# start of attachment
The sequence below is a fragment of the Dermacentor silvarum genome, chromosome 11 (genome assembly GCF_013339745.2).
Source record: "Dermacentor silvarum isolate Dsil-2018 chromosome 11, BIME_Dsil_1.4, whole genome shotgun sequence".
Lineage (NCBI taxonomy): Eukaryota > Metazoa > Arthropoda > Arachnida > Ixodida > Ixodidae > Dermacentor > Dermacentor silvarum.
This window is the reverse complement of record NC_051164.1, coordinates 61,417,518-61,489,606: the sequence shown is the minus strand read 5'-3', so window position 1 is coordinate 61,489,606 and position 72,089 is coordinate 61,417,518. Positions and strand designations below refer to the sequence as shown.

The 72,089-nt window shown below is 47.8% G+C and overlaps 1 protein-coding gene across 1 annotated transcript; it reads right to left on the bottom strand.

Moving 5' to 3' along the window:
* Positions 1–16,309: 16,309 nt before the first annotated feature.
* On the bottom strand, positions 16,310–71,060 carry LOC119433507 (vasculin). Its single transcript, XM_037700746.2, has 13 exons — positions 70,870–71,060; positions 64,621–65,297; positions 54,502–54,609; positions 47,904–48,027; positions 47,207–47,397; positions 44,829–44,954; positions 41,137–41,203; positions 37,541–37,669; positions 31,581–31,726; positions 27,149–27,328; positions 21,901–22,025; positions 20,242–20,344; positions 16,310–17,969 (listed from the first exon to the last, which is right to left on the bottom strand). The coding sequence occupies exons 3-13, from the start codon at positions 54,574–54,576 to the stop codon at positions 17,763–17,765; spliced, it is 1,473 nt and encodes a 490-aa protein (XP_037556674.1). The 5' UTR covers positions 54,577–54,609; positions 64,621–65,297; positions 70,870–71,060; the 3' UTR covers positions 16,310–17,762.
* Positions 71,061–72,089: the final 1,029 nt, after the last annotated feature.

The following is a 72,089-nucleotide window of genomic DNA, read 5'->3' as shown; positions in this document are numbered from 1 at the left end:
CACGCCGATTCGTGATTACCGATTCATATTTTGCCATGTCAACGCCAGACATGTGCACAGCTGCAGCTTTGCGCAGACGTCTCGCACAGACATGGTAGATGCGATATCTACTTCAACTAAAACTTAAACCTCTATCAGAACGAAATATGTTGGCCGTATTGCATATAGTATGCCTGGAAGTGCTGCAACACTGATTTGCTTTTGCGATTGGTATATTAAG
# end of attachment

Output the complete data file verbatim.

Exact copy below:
The sequence below is a fragment of the Dermacentor silvarum genome, chromosome 11 (genome assembly GCF_013339745.2).
Source record: "Dermacentor silvarum isolate Dsil-2018 chromosome 11, BIME_Dsil_1.4, whole genome shotgun sequence".
Lineage (NCBI taxonomy): Eukaryota > Metazoa > Arthropoda > Arachnida > Ixodida > Ixodidae > Dermacentor > Dermacentor silvarum.
This window is the reverse complement of record NC_051164.1, coordinates 61,417,518-61,489,606: the sequence shown is the minus strand read 5'-3', so window position 1 is coordinate 61,489,606 and position 72,089 is coordinate 61,417,518. Positions and strand designations below refer to the sequence as shown.

The 72,089-nt window shown below is 47.8% G+C and overlaps 1 protein-coding gene across 1 annotated transcript; it reads right to left on the bottom strand.

Moving 5' to 3' along the window:
* Positions 1–16,309: 16,309 nt before the first annotated feature.
* On the bottom strand, positions 16,310–71,060 carry LOC119433507 (vasculin). Its single transcript, XM_037700746.2, has 13 exons — positions 70,870–71,060; positions 64,621–65,297; positions 54,502–54,609; positions 47,904–48,027; positions 47,207–47,397; positions 44,829–44,954; positions 41,137–41,203; positions 37,541–37,669; positions 31,581–31,726; positions 27,149–27,328; positions 21,901–22,025; positions 20,242–20,344; positions 16,310–17,969 (listed from the first exon to the last, which is right to left on the bottom strand). The coding sequence occupies exons 3-13, from the start codon at positions 54,574–54,576 to the stop codon at positions 17,763–17,765; spliced, it is 1,473 nt and encodes a 490-aa protein (XP_037556674.1). The 5' UTR covers positions 54,577–54,609; positions 64,621–65,297; positions 70,870–71,060; the 3' UTR covers positions 16,310–17,762.
* Positions 71,061–72,089: the final 1,029 nt, after the last annotated feature.

The following is a 72,089-nucleotide window of genomic DNA, read 5'->3' as shown; positions in this document are numbered from 1 at the left end:
CACGCCGATTCGTGATTACCGATTCATATTTTGCCATGTCAACGCCAGACATGTGCACAGCTGCAGCTTTGCGCAGACGTCTCGCACAGACATGGTAGATGCGATATCTACTTCAACTAAAACTTAAACCTCTATCAGAACGAAATATGTTGGCCGTATTGCATATAGTATGCCTGGAAGTGCTGCAACACTGATTTGCTTTTGCGATTGGTATATTAAG